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Your Story: The Chapel of St Trillo on the Shore

Early Christianity

In the early days of Christianity in Britain, it was customary for the clerics to seek secluded places in which to dwell. Places for quiet contemplation, far enough away from established, sometimes hostile authority, but near to some form of human habitation. Maybe St Trillo found the foreshore a place where he could find shelter, water and food whilst ministering to the needs of the fisher folk and peasant farmers who may have then inhabited the marshes and woodlands of Rhos.

Sometime before 1230 AD, when Llywelyn the Great authorised his steward to purchase land at Rhos Fynach, Cistercian monks had established themselves in the area, a little way inland from St Trillo’s cell. It would appear that St Trillo’s ambience helped sanctify the area and other Christians followed in his footsteps. Perhaps the monks were responsible for maintaining the tradition of St Trillo. Did they rebuild his cell in more permanent materials?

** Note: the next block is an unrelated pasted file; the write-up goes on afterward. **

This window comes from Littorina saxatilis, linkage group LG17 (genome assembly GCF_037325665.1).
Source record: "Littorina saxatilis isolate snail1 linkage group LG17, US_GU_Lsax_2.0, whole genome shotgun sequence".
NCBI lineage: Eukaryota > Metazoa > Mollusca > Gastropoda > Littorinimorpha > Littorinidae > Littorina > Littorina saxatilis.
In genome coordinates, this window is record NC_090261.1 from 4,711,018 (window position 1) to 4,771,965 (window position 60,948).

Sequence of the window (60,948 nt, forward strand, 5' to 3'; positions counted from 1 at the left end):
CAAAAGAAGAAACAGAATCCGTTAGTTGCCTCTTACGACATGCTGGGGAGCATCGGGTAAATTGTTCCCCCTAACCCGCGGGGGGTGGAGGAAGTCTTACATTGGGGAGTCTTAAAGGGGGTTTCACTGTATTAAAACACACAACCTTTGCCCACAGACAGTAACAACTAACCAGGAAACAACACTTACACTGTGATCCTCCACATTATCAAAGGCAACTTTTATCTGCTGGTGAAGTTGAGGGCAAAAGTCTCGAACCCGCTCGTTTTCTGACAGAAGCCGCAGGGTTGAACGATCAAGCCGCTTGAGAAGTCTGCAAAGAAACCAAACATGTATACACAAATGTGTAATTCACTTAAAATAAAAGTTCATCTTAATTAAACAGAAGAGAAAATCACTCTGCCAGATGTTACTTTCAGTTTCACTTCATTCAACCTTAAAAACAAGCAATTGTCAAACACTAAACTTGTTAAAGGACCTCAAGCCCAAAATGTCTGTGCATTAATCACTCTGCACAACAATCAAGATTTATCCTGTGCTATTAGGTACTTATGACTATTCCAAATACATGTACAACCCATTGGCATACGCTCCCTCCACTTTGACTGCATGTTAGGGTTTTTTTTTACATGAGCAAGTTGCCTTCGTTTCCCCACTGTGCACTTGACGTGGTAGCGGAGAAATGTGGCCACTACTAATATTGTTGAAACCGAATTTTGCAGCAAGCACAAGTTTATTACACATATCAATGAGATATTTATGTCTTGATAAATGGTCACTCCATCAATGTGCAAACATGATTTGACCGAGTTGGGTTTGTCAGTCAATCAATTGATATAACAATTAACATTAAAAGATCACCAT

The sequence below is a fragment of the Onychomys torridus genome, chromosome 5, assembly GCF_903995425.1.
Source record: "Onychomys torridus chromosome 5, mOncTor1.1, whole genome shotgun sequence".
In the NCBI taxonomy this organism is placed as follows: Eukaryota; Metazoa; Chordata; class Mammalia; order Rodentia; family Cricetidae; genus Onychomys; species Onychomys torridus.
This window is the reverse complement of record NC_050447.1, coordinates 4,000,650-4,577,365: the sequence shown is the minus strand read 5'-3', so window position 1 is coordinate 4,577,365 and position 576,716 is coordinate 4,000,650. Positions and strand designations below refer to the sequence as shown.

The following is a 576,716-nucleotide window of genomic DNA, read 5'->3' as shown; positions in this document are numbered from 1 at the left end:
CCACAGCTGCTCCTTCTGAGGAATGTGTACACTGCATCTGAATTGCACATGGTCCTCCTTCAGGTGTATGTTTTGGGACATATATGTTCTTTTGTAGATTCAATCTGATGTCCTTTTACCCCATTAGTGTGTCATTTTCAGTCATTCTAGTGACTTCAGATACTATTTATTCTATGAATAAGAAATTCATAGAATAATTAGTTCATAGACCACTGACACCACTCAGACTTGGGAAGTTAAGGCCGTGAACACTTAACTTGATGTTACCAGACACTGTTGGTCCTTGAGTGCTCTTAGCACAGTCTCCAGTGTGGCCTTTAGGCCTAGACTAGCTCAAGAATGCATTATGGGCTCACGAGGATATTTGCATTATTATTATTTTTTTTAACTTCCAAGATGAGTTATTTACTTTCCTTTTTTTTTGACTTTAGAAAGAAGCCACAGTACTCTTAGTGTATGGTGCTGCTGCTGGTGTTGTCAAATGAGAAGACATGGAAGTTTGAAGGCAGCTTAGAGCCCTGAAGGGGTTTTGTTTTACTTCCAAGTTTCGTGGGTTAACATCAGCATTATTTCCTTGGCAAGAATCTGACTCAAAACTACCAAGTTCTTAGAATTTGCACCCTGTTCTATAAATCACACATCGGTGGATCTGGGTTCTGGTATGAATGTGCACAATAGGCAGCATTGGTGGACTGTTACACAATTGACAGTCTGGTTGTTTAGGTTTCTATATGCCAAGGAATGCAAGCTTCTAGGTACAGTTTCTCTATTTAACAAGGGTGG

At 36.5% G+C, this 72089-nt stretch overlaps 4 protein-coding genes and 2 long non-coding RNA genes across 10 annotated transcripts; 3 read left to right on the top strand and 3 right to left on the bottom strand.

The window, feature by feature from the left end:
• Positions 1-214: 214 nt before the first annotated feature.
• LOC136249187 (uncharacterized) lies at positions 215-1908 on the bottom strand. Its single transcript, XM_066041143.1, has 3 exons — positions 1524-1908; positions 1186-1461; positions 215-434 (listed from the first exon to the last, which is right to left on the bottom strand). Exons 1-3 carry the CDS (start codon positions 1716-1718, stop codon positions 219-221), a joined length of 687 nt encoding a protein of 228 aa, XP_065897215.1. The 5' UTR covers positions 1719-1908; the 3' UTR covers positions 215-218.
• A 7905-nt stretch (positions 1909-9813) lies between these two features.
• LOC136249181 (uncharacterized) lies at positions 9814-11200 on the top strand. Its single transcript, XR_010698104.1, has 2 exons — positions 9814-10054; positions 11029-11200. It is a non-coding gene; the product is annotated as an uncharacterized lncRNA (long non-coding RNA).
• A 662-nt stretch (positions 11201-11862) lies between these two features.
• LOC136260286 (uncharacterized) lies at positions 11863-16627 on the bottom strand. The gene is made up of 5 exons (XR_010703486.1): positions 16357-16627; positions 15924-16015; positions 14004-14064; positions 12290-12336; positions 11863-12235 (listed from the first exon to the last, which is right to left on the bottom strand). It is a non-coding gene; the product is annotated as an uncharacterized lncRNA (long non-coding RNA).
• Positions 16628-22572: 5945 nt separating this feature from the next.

This Cistercian brotherhood may have built the ‘Fish Weir’ in the sea off Rhos Point. The remains can still be seen today. Fish were trapped in the weir at high water and caught as the tide receded. After the Dissolution of the Monasteries the Weir came into secular hands, amongst these being Robert Dudley, Earl of Leicester. It fell into disuse in the early 20th Century.

By the 1890’s the Chapel of St Trillo had become very dilapidated and William Horton undertook extensive renovations. The Horton family were great benefactors to the Church of Llandrillo-yn-Rhos. The marble altar in the Parish Church is their perpetual memorial.

Although the present Chapel has been renovated some historians believe that it is substantially a building of the 16th or 17th Century. The Chapel was eventually recons-crated by the Bishop of St Asaph on the 16th of June 1935, St Trillo’s Day.

Thought to be the smallest in Britain, the Chapel is now managed by the Church in Wales and the Christian Message is still proclaimed from this spot as it has been for over 1500 years.

Words by Alan Nipper

Sources:

The Parish Church of Llandrillo-yn-Rhos, Norman Tucker Colwyn Bay, It’s History Across the Years, Norman Tucker and Ivor Wynne Jones. And Various, A.S.N. and B.W.N. September 2003

Words: Brian Pringle

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The Ancient Church of Llandrillo yn Rhos
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